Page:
ABU HANIFA , Numan b. Sabit (80–150/699–767)

  February 03, 2024   Read time 3 min
ABU HANIFA , Numan b. Sabit (80–150/699–767)
Numan b. Sabit b. Zuta b. Mah, known as Imam al-A‘zam (the Greatest Imam), was born in Kufa in 80/699 and died in Baghdad on Shaban 150/September 767. He was a founder of the Hanafite school, one of the four mainstream legal schools in Islam.

Abu Hanifa’s family was probably of Persian or Turkish origin. His grandfather Zuta is said to have come to Kufa from Kabul during the reign of the caliph ‘Ali. There is not much information about his life. He was a manufacturer and a merchant of a kind of silk material in Kufa. Abu Hanifa’s interest in the Islamic sciences started from an early age. He first memorized the Qur’an, then studied Qira’at. He also studied other branches of Islamic sciences. Abu Hanifa joined theological debates in Kufa and Basra, the two intellectual centers of the region, where a number of theological groups, such as the Jahmiyya, Qadariyya, and Mu‘tazila, were active. His theological approach contributed to the construction of the main basis of Sunni theology.

Abu Hanifa’s main theological views can be summarized as follows. For him, reason is a source of human knowledge in comprehending the existence of God. In accordance with his epistemological approach in the field of theology, he used reason or personal opinion (ra’y) and analogy (qiyas) in his legal reasoning. As a result, he was severely criticized by his traditionist opponents. For him, God’s names and attributes are eternal. The nature of God’s attributes, such as his face and hand, cannot be known. For him, faith consists of knowledge, acceptance, and outward expression. Although the sinner is liable to punishment, he or she remains counted as a believer. According to him, human actions are created by God but willed and performed by us. His theological views were further developed by Abu Mansur al-Maturidi. Because of his opinion about faith, he has been considered by some classical theologians such as Abu al-Hasan al-Ash ‘ari and some traditionists such as Bukhari as a member of the Murji’a, the theological school which left it to God to decide who was a believer or otherwise.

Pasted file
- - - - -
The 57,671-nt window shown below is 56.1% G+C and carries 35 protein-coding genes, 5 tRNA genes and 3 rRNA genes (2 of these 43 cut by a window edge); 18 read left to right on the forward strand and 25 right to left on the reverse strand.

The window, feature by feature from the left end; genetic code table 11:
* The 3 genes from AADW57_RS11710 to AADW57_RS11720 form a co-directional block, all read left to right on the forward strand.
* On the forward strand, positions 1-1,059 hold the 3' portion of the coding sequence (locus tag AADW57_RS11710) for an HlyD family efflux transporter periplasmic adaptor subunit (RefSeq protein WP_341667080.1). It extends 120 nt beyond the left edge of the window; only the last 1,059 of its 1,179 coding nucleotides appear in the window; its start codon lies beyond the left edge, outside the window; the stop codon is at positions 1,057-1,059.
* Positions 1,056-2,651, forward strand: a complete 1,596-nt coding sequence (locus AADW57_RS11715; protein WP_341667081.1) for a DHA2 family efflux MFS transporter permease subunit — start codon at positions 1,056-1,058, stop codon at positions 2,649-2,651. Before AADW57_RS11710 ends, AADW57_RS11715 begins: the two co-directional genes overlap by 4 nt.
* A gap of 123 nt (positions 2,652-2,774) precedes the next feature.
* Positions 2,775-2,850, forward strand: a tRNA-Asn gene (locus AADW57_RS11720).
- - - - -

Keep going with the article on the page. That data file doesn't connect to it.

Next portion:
Abu Hanifa’s interest in fiqh was deeper than his interest in theology. He attended the lectures of Hammad b. Abi Sulayman (d. 120/738), who was a prominent religious faqih of Kufa, for eighteen years. When his teacher died, Abu Hanifa took his post and started teaching fiqh. His teacher had learned fiqh from Ibrahim al-Nahai, Abu ‘Amr Sha‘bi, Masruk b. Ajda, Qadi Shurayh, ‘Abdullah b. Mas‘ud, the caliph ‘Ali, and the caliph ‘Umar. This chain of transmitters (silsila) had a powerful effect on his fiqh education. Abu Hanifa received hadith from ‘Ata’ b. Abi Raba, ‘Ikrima and Nafi in Mecca and Medina and also became acquainted with their fiqh works. He taught a number of students, among whom Muhammad b. Hasan al-Shaybani, Asad b. ‘Amr, and Hasan b. Ziyad are worth mentioning here.

Abu Hanifa produced a number of works, some of which are extant. In alFiqh al-akbar (The Great Book of Fiqh), he summarized the theological views of Sunni orthodoxy. Al-Fiqh al-absat (The Comprehensive Book of Fiqh), which was edited by his son and disciples Abu Yusuf and Abu Muti, al-‘Alim wa’l muta‘allim (The Scholar and the Literate), and al-Wasiyya (A Written Will) also dealt with theological issues. Musnad Abu Hanifa, a collection of traditions, has been attributed to him by his disciples. Although he is a prominent founder of the Hanafite school of law, Abu Hanifa did not compose any works on Islamic law. However, he dictated his legal opinions to his disciples after discussing the opinions with them. His legal views were reported by Muhammad al-Shaybani in some of his works such as al-Asl (The Foundation) and al-Siyar al-kabir (The Compendium of the Regulations).

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